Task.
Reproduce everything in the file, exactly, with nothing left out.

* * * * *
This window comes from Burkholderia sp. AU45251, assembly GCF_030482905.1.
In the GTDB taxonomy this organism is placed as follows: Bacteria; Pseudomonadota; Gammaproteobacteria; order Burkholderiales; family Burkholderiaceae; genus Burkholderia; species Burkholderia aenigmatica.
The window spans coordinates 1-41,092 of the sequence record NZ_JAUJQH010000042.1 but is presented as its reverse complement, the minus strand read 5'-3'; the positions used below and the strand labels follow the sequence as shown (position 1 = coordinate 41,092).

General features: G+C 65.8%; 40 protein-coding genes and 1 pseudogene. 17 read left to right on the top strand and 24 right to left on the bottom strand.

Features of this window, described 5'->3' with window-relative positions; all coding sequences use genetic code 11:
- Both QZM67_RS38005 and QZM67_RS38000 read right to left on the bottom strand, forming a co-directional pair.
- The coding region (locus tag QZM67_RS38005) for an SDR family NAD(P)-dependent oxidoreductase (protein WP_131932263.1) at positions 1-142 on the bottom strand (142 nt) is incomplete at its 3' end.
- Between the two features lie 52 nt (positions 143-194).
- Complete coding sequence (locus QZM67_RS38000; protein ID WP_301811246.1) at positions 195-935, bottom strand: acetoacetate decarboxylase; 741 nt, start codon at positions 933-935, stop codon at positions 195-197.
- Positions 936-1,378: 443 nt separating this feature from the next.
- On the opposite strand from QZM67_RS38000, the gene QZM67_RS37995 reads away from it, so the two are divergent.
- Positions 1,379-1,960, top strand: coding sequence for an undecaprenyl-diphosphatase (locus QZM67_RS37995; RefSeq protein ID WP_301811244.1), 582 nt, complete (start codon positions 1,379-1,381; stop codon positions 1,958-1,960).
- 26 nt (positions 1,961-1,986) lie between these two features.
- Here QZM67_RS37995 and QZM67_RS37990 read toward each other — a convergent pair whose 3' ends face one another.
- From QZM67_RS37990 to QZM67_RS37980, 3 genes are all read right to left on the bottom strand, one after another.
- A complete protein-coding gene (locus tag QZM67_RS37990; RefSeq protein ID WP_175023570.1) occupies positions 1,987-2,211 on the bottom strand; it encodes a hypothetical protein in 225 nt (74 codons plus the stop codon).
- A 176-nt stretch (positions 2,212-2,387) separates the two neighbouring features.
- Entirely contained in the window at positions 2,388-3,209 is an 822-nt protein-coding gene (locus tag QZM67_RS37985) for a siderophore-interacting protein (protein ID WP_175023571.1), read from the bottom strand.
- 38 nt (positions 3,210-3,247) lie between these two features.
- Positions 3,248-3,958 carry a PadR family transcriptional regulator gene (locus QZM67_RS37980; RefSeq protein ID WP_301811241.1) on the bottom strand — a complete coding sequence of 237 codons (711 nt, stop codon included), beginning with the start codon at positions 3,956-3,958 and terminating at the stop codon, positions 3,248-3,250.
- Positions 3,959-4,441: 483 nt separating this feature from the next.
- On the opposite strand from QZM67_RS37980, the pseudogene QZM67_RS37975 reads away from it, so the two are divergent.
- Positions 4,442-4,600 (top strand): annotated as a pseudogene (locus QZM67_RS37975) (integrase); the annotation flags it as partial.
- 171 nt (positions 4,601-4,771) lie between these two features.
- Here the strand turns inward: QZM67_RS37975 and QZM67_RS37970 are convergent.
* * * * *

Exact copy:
This window comes from Burkholderia sp. AU45251, assembly GCF_030482905.1.
In the GTDB taxonomy this organism is placed as follows: Bacteria; Pseudomonadota; Gammaproteobacteria; order Burkholderiales; family Burkholderiaceae; genus Burkholderia; species Burkholderia aenigmatica.
The window spans coordinates 1-41,092 of the sequence record NZ_JAUJQH010000042.1 but is presented as its reverse complement, the minus strand read 5'-3'; the positions used below and the strand labels follow the sequence as shown (position 1 = coordinate 41,092).

General features: G+C 65.8%; 40 protein-coding genes and 1 pseudogene. 17 read left to right on the top strand and 24 right to left on the bottom strand.

Features of this window, described 5'->3' with window-relative positions; all coding sequences use genetic code 11:
- Both QZM67_RS38005 and QZM67_RS38000 read right to left on the bottom strand, forming a co-directional pair.
- The coding region (locus tag QZM67_RS38005) for an SDR family NAD(P)-dependent oxidoreductase (protein WP_131932263.1) at positions 1-142 on the bottom strand (142 nt) is incomplete at its 3' end.
- Between the two features lie 52 nt (positions 143-194).
- Complete coding sequence (locus QZM67_RS38000; protein ID WP_301811246.1) at positions 195-935, bottom strand: acetoacetate decarboxylase; 741 nt, start codon at positions 933-935, stop codon at positions 195-197.
- Positions 936-1,378: 443 nt separating this feature from the next.
- On the opposite strand from QZM67_RS38000, the gene QZM67_RS37995 reads away from it, so the two are divergent.
- Positions 1,379-1,960, top strand: coding sequence for an undecaprenyl-diphosphatase (locus QZM67_RS37995; RefSeq protein ID WP_301811244.1), 582 nt, complete (start codon positions 1,379-1,381; stop codon positions 1,958-1,960).
- 26 nt (positions 1,961-1,986) lie between these two features.
- Here QZM67_RS37995 and QZM67_RS37990 read toward each other — a convergent pair whose 3' ends face one another.
- From QZM67_RS37990 to QZM67_RS37980, 3 genes are all read right to left on the bottom strand, one after another.
- A complete protein-coding gene (locus tag QZM67_RS37990; RefSeq protein ID WP_175023570.1) occupies positions 1,987-2,211 on the bottom strand; it encodes a hypothetical protein in 225 nt (74 codons plus the stop codon).
- A 176-nt stretch (positions 2,212-2,387) separates the two neighbouring features.
- Entirely contained in the window at positions 2,388-3,209 is an 822-nt protein-coding gene (locus tag QZM67_RS37985) for a siderophore-interacting protein (protein ID WP_175023571.1), read from the bottom strand.
- 38 nt (positions 3,210-3,247) lie between these two features.
- Positions 3,248-3,958 carry a PadR family transcriptional regulator gene (locus QZM67_RS37980; RefSeq protein ID WP_301811241.1) on the bottom strand — a complete coding sequence of 237 codons (711 nt, stop codon included), beginning with the start codon at positions 3,956-3,958 and terminating at the stop codon, positions 3,248-3,250.
- Positions 3,959-4,441: 483 nt separating this feature from the next.
- On the opposite strand from QZM67_RS37980, the pseudogene QZM67_RS37975 reads away from it, so the two are divergent.
- Positions 4,442-4,600 (top strand): annotated as a pseudogene (locus QZM67_RS37975) (integrase); the annotation flags it as partial.
- 171 nt (positions 4,601-4,771) lie between these two features.
- Here the strand turns inward: QZM67_RS37975 and QZM67_RS37970 are convergent.